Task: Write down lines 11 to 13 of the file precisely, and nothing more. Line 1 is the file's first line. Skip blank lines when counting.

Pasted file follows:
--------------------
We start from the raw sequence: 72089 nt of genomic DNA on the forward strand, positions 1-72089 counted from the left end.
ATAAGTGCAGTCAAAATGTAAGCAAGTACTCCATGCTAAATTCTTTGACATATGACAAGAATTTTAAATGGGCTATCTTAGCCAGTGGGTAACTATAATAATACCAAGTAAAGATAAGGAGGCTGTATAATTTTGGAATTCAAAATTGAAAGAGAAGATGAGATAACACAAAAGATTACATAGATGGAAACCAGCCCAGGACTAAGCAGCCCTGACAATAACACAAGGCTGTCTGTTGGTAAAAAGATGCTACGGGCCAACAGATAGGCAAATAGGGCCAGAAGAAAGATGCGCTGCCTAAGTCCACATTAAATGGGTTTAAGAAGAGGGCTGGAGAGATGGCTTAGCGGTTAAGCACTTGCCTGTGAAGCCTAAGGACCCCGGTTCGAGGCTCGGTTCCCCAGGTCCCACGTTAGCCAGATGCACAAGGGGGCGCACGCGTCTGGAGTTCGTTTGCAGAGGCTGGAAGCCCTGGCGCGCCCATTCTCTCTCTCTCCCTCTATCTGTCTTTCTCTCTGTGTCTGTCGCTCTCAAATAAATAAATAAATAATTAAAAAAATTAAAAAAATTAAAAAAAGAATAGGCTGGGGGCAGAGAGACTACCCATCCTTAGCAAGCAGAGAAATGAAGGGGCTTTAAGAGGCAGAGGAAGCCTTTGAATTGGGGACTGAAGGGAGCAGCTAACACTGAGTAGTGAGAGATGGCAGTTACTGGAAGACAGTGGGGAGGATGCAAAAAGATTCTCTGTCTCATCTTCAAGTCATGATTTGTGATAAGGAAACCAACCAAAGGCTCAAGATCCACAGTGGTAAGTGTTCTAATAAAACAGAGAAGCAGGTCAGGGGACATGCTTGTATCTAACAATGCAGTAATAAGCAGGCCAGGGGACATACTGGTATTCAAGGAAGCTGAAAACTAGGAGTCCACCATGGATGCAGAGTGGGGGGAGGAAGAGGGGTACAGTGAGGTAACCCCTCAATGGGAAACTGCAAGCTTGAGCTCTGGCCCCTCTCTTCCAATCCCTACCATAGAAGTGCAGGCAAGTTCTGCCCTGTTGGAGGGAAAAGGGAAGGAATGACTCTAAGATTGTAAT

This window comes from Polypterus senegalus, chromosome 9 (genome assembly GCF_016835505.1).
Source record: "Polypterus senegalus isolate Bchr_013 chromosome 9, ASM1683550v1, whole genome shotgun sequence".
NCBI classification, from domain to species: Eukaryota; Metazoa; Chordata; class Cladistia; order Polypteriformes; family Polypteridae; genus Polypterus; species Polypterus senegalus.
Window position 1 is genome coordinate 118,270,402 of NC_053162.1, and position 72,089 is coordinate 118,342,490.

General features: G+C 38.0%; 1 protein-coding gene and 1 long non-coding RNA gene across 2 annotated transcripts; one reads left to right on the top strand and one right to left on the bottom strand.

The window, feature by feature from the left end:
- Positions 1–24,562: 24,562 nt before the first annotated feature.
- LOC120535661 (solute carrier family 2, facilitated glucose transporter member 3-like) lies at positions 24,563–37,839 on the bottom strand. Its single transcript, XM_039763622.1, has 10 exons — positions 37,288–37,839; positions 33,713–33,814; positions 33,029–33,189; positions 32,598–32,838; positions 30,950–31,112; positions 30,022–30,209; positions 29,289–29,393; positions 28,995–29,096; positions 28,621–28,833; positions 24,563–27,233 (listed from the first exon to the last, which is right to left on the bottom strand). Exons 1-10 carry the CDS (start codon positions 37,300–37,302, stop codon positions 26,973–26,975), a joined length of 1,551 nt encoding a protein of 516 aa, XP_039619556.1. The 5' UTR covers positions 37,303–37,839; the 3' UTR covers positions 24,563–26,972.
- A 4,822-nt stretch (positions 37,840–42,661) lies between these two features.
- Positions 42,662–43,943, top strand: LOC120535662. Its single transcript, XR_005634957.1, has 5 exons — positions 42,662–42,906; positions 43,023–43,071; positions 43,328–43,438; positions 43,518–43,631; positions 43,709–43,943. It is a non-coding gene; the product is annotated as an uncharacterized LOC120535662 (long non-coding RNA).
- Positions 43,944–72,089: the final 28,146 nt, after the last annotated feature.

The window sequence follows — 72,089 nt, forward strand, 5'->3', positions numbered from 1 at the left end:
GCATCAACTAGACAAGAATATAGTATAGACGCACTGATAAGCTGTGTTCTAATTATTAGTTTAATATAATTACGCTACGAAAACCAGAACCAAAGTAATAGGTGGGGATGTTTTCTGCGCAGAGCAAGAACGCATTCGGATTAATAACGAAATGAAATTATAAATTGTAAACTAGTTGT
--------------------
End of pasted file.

- A 4,822-nt stretch (positions 37,840–42,661) lies between these two features.
- Positions 42,662–43,943, top strand: LOC120535662. Its single transcript, XR_005634957.1, has 5 exons — positions 42,662–42,906; positions 43,023–43,071; positions 43,328–43,438; positions 43,518–43,631; positions 43,709–43,943. It is a non-coding gene; the product is annotated as an uncharacterized LOC120535662 (long non-coding RNA).
- Positions 43,944–72,089: the final 28,146 nt, after the last annotated feature.